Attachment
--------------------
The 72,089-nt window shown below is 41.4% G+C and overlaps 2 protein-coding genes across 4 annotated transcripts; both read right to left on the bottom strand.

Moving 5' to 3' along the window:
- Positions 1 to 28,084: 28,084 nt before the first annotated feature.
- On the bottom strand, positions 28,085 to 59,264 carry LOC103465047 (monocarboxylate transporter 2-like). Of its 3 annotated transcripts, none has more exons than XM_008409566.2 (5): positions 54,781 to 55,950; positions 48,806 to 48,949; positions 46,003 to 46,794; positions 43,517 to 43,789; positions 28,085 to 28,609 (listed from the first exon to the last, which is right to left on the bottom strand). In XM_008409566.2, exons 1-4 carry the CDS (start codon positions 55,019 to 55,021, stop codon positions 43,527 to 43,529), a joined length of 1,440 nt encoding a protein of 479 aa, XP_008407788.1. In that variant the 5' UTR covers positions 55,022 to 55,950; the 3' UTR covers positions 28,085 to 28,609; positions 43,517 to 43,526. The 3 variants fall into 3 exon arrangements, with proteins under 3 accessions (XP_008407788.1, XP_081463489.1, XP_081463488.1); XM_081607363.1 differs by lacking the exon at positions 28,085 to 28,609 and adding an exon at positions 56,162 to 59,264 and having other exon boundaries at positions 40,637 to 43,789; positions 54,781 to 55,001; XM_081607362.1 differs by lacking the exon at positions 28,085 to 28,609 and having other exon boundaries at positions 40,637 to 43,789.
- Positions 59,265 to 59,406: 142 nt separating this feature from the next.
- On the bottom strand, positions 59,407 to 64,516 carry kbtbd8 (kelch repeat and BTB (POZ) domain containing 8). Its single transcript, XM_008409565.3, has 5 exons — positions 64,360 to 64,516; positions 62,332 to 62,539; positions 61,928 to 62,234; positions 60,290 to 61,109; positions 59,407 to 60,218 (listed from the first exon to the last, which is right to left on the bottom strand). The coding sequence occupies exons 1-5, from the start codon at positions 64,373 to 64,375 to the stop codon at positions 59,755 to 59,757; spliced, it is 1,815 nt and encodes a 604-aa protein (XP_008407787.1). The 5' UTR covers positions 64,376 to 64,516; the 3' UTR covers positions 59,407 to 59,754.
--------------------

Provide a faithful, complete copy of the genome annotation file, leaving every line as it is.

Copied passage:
The 72,089-nt window shown below is 41.4% G+C and overlaps 2 protein-coding genes across 4 annotated transcripts; both read right to left on the bottom strand.

Moving 5' to 3' along the window:
- Positions 1 to 28,084: 28,084 nt before the first annotated feature.
- On the bottom strand, positions 28,085 to 59,264 carry LOC103465047 (monocarboxylate transporter 2-like). Of its 3 annotated transcripts, none has more exons than XM_008409566.2 (5): positions 54,781 to 55,950; positions 48,806 to 48,949; positions 46,003 to 46,794; positions 43,517 to 43,789; positions 28,085 to 28,609 (listed from the first exon to the last, which is right to left on the bottom strand). In XM_008409566.2, exons 1-4 carry the CDS (start codon positions 55,019 to 55,021, stop codon positions 43,527 to 43,529), a joined length of 1,440 nt encoding a protein of 479 aa, XP_008407788.1. In that variant the 5' UTR covers positions 55,022 to 55,950; the 3' UTR covers positions 28,085 to 28,609; positions 43,517 to 43,526. The 3 variants fall into 3 exon arrangements, with proteins under 3 accessions (XP_008407788.1, XP_081463489.1, XP_081463488.1); XM_081607363.1 differs by lacking the exon at positions 28,085 to 28,609 and adding an exon at positions 56,162 to 59,264 and having other exon boundaries at positions 40,637 to 43,789; positions 54,781 to 55,001; XM_081607362.1 differs by lacking the exon at positions 28,085 to 28,609 and having other exon boundaries at positions 40,637 to 43,789.
- Positions 59,265 to 59,406: 142 nt separating this feature from the next.
- On the bottom strand, positions 59,407 to 64,516 carry kbtbd8 (kelch repeat and BTB (POZ) domain containing 8). Its single transcript, XM_008409565.3, has 5 exons — positions 64,360 to 64,516; positions 62,332 to 62,539; positions 61,928 to 62,234; positions 60,290 to 61,109; positions 59,407 to 60,218 (listed from the first exon to the last, which is right to left on the bottom strand). The coding sequence occupies exons 1-5, from the start codon at positions 64,373 to 64,375 to the stop codon at positions 59,755 to 59,757; spliced, it is 1,815 nt and encodes a 604-aa protein (XP_008407787.1). The 5' UTR covers positions 64,376 to 64,516; the 3' UTR covers positions 59,407 to 59,754.